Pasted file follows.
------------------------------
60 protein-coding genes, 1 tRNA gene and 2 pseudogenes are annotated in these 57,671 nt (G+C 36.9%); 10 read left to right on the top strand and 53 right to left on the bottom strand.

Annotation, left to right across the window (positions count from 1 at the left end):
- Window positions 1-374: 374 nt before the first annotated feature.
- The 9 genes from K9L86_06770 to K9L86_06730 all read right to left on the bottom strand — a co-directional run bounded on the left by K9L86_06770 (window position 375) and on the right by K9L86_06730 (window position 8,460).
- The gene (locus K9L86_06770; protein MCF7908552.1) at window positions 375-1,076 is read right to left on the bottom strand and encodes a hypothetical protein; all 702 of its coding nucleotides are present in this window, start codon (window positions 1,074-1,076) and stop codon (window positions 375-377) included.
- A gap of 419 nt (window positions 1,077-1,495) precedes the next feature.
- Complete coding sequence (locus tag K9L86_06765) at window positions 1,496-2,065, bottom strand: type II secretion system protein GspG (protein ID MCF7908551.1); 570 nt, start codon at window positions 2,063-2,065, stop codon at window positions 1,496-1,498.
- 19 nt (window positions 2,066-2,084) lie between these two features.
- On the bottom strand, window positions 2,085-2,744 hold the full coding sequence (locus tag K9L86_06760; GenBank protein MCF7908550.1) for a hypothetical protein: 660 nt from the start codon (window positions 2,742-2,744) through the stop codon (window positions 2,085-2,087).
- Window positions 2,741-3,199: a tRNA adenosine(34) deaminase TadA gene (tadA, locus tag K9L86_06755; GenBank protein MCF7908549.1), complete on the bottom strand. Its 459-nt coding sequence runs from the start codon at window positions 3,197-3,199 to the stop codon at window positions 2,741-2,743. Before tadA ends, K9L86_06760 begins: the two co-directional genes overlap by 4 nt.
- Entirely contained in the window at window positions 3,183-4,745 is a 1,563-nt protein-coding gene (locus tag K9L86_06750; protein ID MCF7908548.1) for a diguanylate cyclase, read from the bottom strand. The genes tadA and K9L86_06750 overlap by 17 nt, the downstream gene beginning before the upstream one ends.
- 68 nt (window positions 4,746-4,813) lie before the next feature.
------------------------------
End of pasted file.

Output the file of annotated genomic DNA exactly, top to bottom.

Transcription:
60 protein-coding genes, 1 tRNA gene and 2 pseudogenes are annotated in these 57,671 nt (G+C 36.9%); 10 read left to right on the top strand and 53 right to left on the bottom strand.

Annotation, left to right across the window (positions count from 1 at the left end):
- Window positions 1-374: 374 nt before the first annotated feature.
- The 9 genes from K9L86_06770 to K9L86_06730 all read right to left on the bottom strand — a co-directional run bounded on the left by K9L86_06770 (window position 375) and on the right by K9L86_06730 (window position 8,460).
- The gene (locus K9L86_06770; protein MCF7908552.1) at window positions 375-1,076 is read right to left on the bottom strand and encodes a hypothetical protein; all 702 of its coding nucleotides are present in this window, start codon (window positions 1,074-1,076) and stop codon (window positions 375-377) included.
- A gap of 419 nt (window positions 1,077-1,495) precedes the next feature.
- Complete coding sequence (locus tag K9L86_06765) at window positions 1,496-2,065, bottom strand: type II secretion system protein GspG (protein ID MCF7908551.1); 570 nt, start codon at window positions 2,063-2,065, stop codon at window positions 1,496-1,498.
- 19 nt (window positions 2,066-2,084) lie between these two features.
- On the bottom strand, window positions 2,085-2,744 hold the full coding sequence (locus tag K9L86_06760; GenBank protein MCF7908550.1) for a hypothetical protein: 660 nt from the start codon (window positions 2,742-2,744) through the stop codon (window positions 2,085-2,087).
- Window positions 2,741-3,199: a tRNA adenosine(34) deaminase TadA gene (tadA, locus tag K9L86_06755; GenBank protein MCF7908549.1), complete on the bottom strand. Its 459-nt coding sequence runs from the start codon at window positions 3,197-3,199 to the stop codon at window positions 2,741-2,743. Before tadA ends, K9L86_06760 begins: the two co-directional genes overlap by 4 nt.
- Entirely contained in the window at window positions 3,183-4,745 is a 1,563-nt protein-coding gene (locus tag K9L86_06750; protein ID MCF7908548.1) for a diguanylate cyclase, read from the bottom strand. The genes tadA and K9L86_06750 overlap by 17 nt, the downstream gene beginning before the upstream one ends.
- 68 nt (window positions 4,746-4,813) lie before the next feature.